Compile AltiVec code in OS X?


Do not read this sign.
Does anyone know how to get AltiVec instructions to compile in OS X?

I was going through <a href="">Apple's tutorial</a>, and I couldn't get anything to compile with "cc" or "cpp."

Are there special header files? Special compiler?

Ah. There's a -faltivec flag for the "cc" compiler, and that gets you a little further but not all the way.

I still can't compile AltiVec code. The "vector" keyword seems to throw it for a loop when I compile with "cc -altivec".

Anyone successfully compiled AltiVec code on OS X?

Have you tried searching the header files for the word 'vector'? Sounds like you may not be including a needed header file.
No luck with the header files, but I might have had a different error after all. Here's a simple file that takes two 4-float arrays and does a a*x + b calculation on them in one fell swoop. I present it as starter code for those who would like to start incorporating AltiVec instructions in their code (like me). With a little tweak you could as easily do a a*x + b also:

    float a[] = { 1, 2, 3, 4 };
    float b[] = { 5, 6, 7, 8 };
    float x = 3.14;
    int memOffset = 0;
    float result[4];
    vector float aV, bV, xV, resultV;

    // Convert scalar x to vector xV
    vector float dummy = (vector float)(0);
    *((float *)&dummy) = x;
    xV = vec_splat( dummy, 0 );

    // Create vector types from 4-float arrays
    aV = vec_ld( memOffset, &a[0] );
    bV = vec_ld( memOffset, &b[0] );

    // Perform the a[i]*x + b[i] calculation
    resultV = vec_madd( xV, aV, bV );

    // Save vector type in a 4-float array
    vec_st( resultV, memOffset, &result[0] );

    return 0;

I don't know how the dummy code works. I modeled it after some sample code I found from the VAST guys.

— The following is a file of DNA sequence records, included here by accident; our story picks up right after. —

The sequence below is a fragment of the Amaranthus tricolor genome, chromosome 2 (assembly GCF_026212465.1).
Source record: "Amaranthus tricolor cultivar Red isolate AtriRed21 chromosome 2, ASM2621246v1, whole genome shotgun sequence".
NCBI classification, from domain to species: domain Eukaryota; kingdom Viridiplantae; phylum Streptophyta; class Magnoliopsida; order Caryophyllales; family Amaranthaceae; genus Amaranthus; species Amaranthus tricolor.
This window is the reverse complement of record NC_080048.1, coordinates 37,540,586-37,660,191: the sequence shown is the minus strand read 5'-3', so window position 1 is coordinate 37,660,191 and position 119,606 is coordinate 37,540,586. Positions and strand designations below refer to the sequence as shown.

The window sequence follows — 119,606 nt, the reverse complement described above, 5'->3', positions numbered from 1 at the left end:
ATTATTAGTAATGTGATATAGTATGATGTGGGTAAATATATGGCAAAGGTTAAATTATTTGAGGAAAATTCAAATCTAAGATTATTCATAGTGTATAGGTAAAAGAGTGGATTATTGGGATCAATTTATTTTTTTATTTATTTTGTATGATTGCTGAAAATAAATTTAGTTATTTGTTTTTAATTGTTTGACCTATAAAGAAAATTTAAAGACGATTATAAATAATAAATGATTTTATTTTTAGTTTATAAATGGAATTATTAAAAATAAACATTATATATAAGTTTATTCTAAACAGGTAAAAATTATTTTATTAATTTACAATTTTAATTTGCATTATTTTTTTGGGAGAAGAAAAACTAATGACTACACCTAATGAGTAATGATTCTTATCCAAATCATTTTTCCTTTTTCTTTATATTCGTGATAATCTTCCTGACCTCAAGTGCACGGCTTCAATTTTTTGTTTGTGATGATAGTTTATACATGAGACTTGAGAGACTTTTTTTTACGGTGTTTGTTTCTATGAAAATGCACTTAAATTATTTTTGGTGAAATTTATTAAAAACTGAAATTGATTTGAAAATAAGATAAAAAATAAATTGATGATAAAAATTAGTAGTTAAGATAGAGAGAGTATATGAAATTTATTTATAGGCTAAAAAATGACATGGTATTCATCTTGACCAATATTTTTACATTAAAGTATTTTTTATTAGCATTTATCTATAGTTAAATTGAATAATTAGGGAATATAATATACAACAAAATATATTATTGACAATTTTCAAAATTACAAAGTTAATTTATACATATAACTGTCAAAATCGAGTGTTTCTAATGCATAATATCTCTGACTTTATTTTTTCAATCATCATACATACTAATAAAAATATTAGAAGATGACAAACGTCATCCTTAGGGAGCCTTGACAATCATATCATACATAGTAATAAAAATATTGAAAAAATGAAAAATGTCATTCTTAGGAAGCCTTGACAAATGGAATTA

Thank you rob! the -faltivec switch does the trick.

I think that the thing were doing differently is that you're not adding the vecLib Framework to your project. By the way add that -faltivec to the OTHER_CFLAGS in Expert build settings.

Thanks, Peter. You're way ahead of me. I haven't even gotten to the ProjectBuilder stuff yet.


Just an update, you don't need the vecLib framework after all. It adds convenience funtions and stuff like that. all you need is the switch. also I'm not ahead of you, I couldn't get anything to work until you told me about the -faltivec switch. And just like you I'm still copying and pasting routines without having a clue how to write my own. Know any good docs?

Funny i did the project builder stuff first. I think its easier that way, just set the switch and you're away.

I haven't found any docs that I've been able to make much sense of. Apple has a whole bunch of libraries for doing "common" things like matrix inversions and manipulating very very large integers, but I haven't seen anything that's really given me ideas about how to restructure code.

The guys at have an interesting example of their code and how it compiled things. They had some clever ideas such as not just looping through 4 numbers at a time in one vector, but 4 sets of 4 numbers (16 total) at a time. I think the idea is that the 4 vector ops in a row might pipeline nicely.

There's a PDF from Apple or Motorola that has all the functions listed with a technical description of them, but no good examples of how to use them. Too bad. There's a lot of potential hiding away inside the AltiVec instructions.